Indexed on: 12 Dec '18Published on: 12 Dec '18Published in: Sleep Medicine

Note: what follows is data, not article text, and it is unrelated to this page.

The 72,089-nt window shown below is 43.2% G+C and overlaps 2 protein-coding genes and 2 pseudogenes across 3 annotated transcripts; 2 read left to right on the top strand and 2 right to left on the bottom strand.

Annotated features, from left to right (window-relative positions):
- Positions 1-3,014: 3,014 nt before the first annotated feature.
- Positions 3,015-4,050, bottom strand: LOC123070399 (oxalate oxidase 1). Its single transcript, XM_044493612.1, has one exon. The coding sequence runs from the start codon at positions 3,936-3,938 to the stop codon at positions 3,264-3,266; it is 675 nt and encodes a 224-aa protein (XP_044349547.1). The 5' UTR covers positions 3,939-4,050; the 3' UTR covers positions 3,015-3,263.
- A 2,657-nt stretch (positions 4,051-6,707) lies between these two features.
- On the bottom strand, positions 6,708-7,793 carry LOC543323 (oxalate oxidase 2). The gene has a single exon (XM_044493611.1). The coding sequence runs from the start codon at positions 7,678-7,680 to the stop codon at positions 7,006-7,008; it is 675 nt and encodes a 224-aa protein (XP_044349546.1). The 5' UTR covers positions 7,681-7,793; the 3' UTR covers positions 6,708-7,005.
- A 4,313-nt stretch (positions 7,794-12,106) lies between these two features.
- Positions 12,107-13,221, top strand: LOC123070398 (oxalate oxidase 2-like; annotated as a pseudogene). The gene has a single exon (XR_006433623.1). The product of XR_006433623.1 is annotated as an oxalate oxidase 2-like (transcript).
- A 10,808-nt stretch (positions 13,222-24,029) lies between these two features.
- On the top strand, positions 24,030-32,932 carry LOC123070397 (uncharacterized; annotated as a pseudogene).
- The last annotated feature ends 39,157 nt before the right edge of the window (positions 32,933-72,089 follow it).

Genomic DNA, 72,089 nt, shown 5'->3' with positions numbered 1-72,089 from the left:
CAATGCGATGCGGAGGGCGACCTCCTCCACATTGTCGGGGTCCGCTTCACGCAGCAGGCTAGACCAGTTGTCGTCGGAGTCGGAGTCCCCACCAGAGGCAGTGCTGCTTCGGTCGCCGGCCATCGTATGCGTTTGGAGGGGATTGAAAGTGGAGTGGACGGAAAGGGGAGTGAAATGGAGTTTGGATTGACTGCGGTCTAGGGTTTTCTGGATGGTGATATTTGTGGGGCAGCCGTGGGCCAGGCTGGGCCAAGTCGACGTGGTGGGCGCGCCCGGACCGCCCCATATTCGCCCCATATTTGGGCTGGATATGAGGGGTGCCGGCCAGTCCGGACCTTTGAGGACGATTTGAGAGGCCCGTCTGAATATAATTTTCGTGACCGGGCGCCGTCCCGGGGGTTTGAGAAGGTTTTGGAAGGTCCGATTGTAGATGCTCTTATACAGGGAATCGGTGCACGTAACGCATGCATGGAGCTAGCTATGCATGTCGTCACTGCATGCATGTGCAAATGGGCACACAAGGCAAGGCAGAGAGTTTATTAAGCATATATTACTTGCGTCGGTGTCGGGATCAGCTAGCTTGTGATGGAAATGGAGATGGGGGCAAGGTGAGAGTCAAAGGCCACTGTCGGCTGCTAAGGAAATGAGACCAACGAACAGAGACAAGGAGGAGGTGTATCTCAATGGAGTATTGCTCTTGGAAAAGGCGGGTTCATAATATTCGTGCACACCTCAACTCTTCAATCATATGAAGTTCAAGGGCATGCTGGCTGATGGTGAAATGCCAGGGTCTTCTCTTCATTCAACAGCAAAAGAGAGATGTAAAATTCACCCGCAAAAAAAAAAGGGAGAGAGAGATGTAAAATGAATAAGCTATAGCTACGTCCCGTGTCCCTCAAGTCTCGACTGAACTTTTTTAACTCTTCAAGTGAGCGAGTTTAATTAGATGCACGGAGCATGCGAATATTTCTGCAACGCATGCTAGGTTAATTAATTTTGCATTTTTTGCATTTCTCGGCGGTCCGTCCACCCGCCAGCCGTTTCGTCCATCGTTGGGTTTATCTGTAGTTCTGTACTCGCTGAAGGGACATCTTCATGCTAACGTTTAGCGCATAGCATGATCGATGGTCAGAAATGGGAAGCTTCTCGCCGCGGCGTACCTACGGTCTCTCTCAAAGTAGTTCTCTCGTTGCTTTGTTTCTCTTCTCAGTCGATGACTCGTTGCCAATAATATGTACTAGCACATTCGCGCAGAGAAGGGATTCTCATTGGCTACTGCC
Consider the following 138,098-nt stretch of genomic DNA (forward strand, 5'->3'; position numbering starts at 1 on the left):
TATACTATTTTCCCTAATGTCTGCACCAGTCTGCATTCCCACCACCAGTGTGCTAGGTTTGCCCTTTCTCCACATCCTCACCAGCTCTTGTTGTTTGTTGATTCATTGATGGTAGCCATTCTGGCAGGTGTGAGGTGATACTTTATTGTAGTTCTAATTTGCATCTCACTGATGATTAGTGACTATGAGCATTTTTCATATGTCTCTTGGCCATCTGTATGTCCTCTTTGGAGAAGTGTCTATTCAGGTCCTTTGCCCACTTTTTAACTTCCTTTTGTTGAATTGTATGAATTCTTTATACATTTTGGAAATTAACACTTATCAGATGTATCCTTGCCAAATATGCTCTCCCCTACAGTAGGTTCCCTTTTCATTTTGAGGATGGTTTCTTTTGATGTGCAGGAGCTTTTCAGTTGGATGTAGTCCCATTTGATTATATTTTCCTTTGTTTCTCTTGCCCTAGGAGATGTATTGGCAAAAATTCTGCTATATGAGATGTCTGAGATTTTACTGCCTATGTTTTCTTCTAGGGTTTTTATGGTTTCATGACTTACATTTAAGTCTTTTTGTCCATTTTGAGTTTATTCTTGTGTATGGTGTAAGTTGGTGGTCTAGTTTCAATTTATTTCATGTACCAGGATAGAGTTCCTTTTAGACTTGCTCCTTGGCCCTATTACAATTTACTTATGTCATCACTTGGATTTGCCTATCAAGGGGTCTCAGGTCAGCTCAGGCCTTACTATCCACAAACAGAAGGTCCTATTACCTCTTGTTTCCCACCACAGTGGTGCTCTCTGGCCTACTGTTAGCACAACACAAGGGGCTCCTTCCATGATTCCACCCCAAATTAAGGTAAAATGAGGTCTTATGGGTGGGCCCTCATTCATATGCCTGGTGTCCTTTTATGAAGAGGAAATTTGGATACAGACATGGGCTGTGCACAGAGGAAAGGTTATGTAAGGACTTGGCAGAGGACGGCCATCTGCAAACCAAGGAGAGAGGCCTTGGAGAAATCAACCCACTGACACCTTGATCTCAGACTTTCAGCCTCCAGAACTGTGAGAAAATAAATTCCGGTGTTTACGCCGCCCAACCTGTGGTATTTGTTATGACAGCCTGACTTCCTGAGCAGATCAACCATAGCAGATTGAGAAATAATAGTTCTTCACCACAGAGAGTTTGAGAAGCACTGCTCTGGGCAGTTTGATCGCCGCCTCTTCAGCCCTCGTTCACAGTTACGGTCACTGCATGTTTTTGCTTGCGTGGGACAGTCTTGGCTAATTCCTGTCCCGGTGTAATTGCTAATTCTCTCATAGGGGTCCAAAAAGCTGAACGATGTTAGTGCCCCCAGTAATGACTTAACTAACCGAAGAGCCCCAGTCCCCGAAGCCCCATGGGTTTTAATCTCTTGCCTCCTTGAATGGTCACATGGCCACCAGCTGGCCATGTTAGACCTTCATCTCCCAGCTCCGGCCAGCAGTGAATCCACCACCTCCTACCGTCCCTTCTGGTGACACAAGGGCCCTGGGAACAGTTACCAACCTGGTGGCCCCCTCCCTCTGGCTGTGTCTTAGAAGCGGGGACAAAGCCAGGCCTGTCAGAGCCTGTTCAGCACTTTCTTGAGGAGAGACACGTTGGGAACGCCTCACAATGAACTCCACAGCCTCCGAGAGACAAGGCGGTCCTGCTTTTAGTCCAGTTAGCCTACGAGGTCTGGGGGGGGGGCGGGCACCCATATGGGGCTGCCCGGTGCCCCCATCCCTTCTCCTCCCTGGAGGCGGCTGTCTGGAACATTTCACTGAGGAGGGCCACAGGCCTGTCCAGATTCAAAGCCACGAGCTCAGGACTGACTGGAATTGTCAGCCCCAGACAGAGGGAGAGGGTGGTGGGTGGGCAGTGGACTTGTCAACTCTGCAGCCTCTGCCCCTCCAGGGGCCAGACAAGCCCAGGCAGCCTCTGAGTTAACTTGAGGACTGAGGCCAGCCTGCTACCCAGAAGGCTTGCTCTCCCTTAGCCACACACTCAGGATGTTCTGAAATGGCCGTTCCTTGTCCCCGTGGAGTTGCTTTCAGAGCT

Both guided online and individual face-to-face cognitive behavioral therapy for insomnia (CBT-I) are effective in improving insomnia symptoms and sleep efficiency. Little is known about the underlying mechanisms generating this effect. The present study tests the assumption that pre-sleep arousal, sleep-related worry and dysfunctional beliefs about sleep are mediators in the effect of cognitive behavioral treatment for insomnia. A secondary analysis was performed on data previously collected from a randomized controlled trial (N = 90). In this trial, participants were randomized to either a face-to-face CBT-I condition, an internet-delivered CBT-I condition, or a wait-list group. This article reports on the efficacy of these interventions on pre-sleep arousal, sleep-related worry, and dysfunctional beliefs. Furthermore, we investigated whether these measures mediated the treatment effect on insomnia severity and sleep efficiency. Both treatment modalities were efficacious for these cognitive measures; however, face-to-face treatment showed superiority over the online treatment. All three cognitive measures mediated the effect on insomnia severity. Sleep-related worry and pre-sleep arousal mediated the effect on sleep efficiency, but dysfunctional beliefs did not. Overall, these results point toward the importance of cognitive processes in the treatment of insomnia, implying that psychological treatments for insomnia may best be guided by (also) targeting these cognitive processes. Copyright © 2018 Elsevier B.V. All rights reserved.